Fall is for square-bills

Rick Clunn's system for fall cranking will put more bass in your boat

Rick Clunn at the 2011 Legends tournament
Ken Duke
Who knows more about square-bill fishing than Rick Clunn? Absolutely no one.

There was a time when Rick Clunn had an advantage in the fall over other bass anglers. He exploited that advantage, too, winning back-to-back Bassmaster Classics in 1976 and 1977, then finishing second in ’78 and third in ’79, when the Classic was a fall event.

“Back then people would fish deeper in the fall because they thought the fish would move deeper with winter coming,” said Clunn, a four-time Bassmaster Classic champion. “But actually there’s a transition from late summer to fall where the fish move shallow again.

“At that time, you could go in the backs of creeks and there would be nobody there. Now people have been educated pretty well.”

Clunn’s favorite lure when the days start getting shorter and the water temperature drops is a square-billed crankbait.

“It’s a bait that I know as well as anybody,” said Clunn, who turned 65 years old in July. “My first Classic was won on a square-bill. A lot of people don’t realize that. They think of it as a new bait.”

Clunn won that 1976 Classic throwing a Bagley Honey B crankbait. Now he favors a Luck-E-Strike Series 1, 2 or 3. The size of the lure is a key. It’s one that Clunn can’t help you with; that decision has to be made on the water.

“The one thing that’s important in the fall is what size bait the fish want,” said the Ava, Mo., resident. “Sometimes they want a big one; the next year they might want a small one.”

The best way to fish a square-billed crankbait has changed over the years. It used to be considered strictly a bait to be thrown at wood cover. Anglers have figured out that bouncing it off rock can trigger a strike just as well.

Clunn advises others to fish the square-bill just like you would a spinnerbait, and don’t be afraid to get it hung up. The flatter head and wider body on the Luck-E-Strike series that he helped design gives the lures a wider wobble and helps them get through cover without hanging up, according to Clunn.

Rick Clunn is armed with a square-billed crankbait.

 

As for colors in the Luck-E-Strike series, Clunn favors "copper perch" in off-colored water and "snow leopard" (pearl with black and green glitter on the back) in clearer conditions.

Basically, you can’t fish too shallow in the fall, according to Clunn. “So many of these lakes, which are usually low in the fall, will be silted in and most people can’t get through them with big boats,” he said. “Sometimes you need to get over those silted in areas and get back in where the creek channel has still got some depth to it.”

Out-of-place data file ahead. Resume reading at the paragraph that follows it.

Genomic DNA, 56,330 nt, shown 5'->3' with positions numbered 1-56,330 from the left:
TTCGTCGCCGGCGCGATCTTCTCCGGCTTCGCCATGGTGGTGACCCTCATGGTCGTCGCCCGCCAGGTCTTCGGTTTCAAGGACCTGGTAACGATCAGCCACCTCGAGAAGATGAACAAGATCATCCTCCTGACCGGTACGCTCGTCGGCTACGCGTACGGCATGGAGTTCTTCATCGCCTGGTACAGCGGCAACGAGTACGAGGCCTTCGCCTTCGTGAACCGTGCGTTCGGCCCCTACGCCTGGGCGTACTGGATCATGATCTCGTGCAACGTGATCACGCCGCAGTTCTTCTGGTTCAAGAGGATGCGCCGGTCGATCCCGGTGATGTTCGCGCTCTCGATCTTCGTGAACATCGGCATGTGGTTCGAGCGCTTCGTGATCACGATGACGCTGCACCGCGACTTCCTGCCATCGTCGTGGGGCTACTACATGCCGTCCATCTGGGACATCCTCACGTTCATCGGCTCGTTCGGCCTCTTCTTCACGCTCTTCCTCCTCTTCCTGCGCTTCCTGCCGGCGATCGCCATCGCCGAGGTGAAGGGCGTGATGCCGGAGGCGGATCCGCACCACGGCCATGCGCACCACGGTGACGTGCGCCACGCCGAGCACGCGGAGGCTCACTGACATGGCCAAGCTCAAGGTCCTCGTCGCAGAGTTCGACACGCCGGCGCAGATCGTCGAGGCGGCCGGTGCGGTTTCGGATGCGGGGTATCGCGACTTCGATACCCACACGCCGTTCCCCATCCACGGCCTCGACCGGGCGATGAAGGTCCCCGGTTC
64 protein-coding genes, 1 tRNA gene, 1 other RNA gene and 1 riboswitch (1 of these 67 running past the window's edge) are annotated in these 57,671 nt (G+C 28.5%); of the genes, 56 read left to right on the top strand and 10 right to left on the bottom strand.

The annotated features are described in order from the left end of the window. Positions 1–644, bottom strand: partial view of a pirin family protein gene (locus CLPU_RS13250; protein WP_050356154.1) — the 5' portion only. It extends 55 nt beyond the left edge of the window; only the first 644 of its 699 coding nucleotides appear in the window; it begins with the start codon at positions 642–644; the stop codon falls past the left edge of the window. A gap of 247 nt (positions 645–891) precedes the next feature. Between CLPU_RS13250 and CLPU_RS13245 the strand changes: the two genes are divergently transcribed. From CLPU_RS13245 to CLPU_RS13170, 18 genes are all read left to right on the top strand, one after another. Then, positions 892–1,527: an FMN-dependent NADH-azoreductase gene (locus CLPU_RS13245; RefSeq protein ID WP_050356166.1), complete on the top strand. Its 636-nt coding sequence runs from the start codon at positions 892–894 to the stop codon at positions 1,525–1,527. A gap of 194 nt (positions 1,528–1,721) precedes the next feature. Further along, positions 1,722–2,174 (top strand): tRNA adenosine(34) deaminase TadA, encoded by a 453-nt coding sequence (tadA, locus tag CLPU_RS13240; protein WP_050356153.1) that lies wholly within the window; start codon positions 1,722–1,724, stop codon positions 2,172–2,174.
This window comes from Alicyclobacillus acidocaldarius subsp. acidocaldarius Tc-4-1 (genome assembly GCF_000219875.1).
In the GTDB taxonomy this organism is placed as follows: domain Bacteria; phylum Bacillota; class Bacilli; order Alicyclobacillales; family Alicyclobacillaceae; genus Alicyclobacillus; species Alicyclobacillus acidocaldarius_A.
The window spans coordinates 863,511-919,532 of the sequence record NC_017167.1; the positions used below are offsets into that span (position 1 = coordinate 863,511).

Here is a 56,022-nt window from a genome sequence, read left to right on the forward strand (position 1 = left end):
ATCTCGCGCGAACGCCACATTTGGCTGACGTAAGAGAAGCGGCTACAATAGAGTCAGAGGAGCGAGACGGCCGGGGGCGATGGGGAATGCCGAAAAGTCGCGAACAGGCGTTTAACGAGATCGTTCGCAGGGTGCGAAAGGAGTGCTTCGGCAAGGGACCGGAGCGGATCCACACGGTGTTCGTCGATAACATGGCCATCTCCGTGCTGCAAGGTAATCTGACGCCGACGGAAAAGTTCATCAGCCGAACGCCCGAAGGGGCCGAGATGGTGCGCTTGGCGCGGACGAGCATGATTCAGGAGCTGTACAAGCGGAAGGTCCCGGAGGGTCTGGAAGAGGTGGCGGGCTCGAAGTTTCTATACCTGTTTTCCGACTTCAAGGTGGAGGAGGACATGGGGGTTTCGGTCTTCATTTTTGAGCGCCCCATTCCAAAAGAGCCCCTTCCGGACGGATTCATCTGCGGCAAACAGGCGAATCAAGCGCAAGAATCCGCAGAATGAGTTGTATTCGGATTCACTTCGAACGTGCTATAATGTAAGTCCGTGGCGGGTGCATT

When fishing square bills, Clunn likes a 7-foot fiberglass rod. He believes fiberglass has fish-catching and fish-fighting characteristics that can’t be matched by more modern rod materials.

“I’m tickled to death that a few manufacturers are starting to make fiberglass rods again,” Clunn said. “They never really fell out of favor with the anglers. They fell out of favor with the manufacturers in the late ‘70s when that landslide of high-tech materials came in.”

So what makes fiberglass so special, particularly when fishing crankbaits?

“I could sit here and say it’s the parabolic curve and all that stuff," Clunn said, "but I don’t know. It’s just the action. It’s just like some square-bills run different, and even though you’ve got three that look just alike, one will catch more fish than the others.

“There’s something about fiberglass that aligns with the mechanics of the way a bass inhales a lure. You hook them deeper.”

Wright & McGill now make a Rick Clunn signature series fiberglass cranking rod. Clunn prefers the “heavy murky water” action.

“If you’re fishing a small bait, you don’t necessarily need it to be that heavy, but I like it, even on a small bait,” Clunn said.

Clunn favors 15-pound test monofilament for square-bills. He might up it to 17 or even 25-pound test with the Luck-E-Strike Series 3, which is a bigger, deeper-running lure.

“Normally, you’re not making long casts when you’re fishing square-bills,” Clunn said. “You’re making short casts and hitting targets. When you’re fishing one- to three-feet deep, you’re not trying to achieve depth. You’re trying to achieve power.”

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